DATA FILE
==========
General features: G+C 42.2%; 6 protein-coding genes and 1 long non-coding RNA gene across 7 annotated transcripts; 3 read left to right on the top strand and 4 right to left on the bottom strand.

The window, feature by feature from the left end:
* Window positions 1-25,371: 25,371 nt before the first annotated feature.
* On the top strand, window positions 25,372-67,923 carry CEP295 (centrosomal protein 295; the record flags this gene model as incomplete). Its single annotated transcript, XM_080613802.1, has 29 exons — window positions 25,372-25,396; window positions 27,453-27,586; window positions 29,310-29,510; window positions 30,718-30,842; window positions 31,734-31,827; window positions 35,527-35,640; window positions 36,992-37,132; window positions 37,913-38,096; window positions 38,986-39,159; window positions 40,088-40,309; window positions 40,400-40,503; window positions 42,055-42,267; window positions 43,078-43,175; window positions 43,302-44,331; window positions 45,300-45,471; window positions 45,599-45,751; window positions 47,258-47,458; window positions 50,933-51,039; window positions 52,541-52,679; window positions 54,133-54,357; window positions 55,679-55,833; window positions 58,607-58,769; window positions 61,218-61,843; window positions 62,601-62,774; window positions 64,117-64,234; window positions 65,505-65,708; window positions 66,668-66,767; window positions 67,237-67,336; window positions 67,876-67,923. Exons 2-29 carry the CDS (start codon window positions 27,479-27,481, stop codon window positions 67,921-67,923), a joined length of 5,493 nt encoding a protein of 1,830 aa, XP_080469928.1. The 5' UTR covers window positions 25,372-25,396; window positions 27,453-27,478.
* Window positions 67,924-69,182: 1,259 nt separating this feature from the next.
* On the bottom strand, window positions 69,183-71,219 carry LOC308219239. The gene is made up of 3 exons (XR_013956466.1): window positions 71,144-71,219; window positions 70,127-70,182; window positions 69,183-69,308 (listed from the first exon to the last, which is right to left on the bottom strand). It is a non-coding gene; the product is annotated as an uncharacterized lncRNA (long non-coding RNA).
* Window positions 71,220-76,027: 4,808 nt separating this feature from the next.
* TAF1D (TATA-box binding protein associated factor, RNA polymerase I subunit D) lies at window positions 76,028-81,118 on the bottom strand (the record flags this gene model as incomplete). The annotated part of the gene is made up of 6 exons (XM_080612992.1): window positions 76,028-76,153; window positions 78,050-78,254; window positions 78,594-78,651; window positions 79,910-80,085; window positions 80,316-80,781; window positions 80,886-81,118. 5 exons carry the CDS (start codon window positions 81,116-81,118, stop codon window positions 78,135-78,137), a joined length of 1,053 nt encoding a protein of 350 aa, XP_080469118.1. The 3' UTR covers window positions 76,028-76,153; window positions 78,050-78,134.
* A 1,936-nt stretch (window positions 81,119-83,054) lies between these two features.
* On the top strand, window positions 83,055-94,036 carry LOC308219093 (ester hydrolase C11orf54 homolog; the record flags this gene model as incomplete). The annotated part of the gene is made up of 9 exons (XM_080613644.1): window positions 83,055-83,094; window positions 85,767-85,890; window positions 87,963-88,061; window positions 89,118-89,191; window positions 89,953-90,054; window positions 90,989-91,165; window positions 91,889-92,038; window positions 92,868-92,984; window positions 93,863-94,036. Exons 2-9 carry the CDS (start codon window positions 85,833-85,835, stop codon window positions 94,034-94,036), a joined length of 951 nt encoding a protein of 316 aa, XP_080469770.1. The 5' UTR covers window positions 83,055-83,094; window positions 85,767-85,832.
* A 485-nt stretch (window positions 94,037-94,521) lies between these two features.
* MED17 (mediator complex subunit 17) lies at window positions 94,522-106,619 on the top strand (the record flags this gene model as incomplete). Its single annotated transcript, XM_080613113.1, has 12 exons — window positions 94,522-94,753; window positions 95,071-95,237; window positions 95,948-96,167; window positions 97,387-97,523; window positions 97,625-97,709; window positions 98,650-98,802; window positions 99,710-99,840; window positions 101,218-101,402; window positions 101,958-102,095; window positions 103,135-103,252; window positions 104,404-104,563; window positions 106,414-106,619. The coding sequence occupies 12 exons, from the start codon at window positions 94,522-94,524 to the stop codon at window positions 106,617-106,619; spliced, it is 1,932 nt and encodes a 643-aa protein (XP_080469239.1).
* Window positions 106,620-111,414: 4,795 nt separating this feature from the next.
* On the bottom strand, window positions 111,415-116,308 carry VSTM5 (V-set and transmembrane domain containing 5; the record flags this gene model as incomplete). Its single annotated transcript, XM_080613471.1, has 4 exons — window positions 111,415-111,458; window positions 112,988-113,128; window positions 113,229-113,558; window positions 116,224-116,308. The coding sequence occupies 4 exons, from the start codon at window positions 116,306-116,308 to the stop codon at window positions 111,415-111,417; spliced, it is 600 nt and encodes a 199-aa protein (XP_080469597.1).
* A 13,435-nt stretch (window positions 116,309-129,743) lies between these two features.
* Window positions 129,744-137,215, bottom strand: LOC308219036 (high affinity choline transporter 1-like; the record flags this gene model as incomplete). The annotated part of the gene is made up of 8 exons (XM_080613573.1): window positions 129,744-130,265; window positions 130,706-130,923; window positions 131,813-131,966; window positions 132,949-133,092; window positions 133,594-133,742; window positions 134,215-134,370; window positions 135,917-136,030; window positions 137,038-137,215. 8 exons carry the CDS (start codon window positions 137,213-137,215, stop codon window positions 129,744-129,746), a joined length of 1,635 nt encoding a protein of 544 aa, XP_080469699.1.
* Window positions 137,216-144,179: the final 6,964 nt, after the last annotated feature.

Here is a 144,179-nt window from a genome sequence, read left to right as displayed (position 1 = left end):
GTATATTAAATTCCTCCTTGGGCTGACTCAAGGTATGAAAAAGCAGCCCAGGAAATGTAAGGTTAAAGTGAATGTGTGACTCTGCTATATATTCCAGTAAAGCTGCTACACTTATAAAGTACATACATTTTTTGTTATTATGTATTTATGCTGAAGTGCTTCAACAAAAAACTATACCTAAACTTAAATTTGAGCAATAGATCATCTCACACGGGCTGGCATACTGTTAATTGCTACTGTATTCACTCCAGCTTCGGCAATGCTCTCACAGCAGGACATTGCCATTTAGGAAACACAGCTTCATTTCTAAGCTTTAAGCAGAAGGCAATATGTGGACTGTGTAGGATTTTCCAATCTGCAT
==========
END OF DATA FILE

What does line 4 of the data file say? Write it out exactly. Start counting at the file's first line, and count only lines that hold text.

* On the top strand, window positions 25,372-67,923 carry CEP295 (centrosomal protein 295; the record flags this gene model as incomplete). Its single annotated transcript, XM_080613802.1, has 29 exons — window positions 25,372-25,396; window positions 27,453-27,586; window positions 29,310-29,510; window positions 30,718-30,842; window positions 31,734-31,827; window positions 35,527-35,640; window positions 36,992-37,132; window positions 37,913-38,096; window positions 38,986-39,159; window positions 40,088-40,309; window positions 40,400-40,503; window positions 42,055-42,267; window positions 43,078-43,175; window positions 43,302-44,331; window positions 45,300-45,471; window positions 45,599-45,751; window positions 47,258-47,458; window positions 50,933-51,039; window positions 52,541-52,679; window positions 54,133-54,357; window positions 55,679-55,833; window positions 58,607-58,769; window positions 61,218-61,843; window positions 62,601-62,774; window positions 64,117-64,234; window positions 65,505-65,708; window positions 66,668-66,767; window positions 67,237-67,336; window positions 67,876-67,923. Exons 2-29 carry the CDS (start codon window positions 27,479-27,481, stop codon window positions 67,921-67,923), a joined length of 5,493 nt encoding a protein of 1,830 aa, XP_080469928.1. The 5' UTR covers window positions 25,372-25,396; window positions 27,453-27,478.